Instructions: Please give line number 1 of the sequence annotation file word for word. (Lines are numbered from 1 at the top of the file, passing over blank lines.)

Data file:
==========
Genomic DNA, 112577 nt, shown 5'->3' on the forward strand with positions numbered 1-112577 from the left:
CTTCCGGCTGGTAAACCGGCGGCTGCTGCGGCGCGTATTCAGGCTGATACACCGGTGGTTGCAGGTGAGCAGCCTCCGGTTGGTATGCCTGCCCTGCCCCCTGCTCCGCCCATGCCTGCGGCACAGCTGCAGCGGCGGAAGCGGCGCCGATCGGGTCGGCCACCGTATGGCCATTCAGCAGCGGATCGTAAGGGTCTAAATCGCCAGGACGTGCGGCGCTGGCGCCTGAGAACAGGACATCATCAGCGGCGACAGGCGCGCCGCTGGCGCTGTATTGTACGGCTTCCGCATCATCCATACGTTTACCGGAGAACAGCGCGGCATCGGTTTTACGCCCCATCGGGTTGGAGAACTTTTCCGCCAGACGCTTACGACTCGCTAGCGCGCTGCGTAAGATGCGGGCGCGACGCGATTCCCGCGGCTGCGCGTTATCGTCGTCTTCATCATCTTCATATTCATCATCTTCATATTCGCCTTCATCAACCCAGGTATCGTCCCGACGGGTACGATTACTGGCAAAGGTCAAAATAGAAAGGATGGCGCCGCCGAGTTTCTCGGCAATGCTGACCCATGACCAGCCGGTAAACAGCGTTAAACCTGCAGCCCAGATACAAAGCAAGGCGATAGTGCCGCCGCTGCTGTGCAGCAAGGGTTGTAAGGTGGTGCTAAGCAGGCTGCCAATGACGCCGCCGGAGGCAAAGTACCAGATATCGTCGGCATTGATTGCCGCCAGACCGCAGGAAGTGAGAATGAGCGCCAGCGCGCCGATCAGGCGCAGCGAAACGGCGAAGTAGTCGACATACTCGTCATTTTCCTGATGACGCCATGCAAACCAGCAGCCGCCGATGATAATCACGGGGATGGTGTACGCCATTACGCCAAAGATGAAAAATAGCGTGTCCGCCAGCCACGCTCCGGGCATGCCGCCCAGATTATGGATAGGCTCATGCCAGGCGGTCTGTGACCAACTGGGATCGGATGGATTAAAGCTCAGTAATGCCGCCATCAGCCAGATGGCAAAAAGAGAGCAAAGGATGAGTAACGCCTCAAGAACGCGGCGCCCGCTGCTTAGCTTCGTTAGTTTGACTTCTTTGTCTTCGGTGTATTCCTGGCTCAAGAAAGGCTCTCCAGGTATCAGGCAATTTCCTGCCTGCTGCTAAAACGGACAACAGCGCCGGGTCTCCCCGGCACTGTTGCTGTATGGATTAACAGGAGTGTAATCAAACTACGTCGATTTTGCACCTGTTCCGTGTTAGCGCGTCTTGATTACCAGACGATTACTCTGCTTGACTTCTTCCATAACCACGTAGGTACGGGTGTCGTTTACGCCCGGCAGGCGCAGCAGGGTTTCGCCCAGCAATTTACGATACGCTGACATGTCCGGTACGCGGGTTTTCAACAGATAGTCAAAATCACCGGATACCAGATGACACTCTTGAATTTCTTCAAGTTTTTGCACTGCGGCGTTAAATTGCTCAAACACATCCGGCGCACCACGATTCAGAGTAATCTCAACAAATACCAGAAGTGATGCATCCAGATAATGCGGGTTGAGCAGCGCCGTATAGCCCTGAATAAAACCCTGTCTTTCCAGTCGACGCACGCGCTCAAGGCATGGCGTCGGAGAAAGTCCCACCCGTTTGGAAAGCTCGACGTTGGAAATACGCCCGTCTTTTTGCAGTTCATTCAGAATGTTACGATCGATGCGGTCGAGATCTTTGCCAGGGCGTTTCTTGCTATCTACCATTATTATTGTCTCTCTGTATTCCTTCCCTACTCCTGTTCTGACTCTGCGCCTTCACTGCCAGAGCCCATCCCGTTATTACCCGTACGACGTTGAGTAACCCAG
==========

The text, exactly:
Genomic DNA, 112577 nt, shown 5'->3' on the forward strand with positions numbered 1-112577 from the left: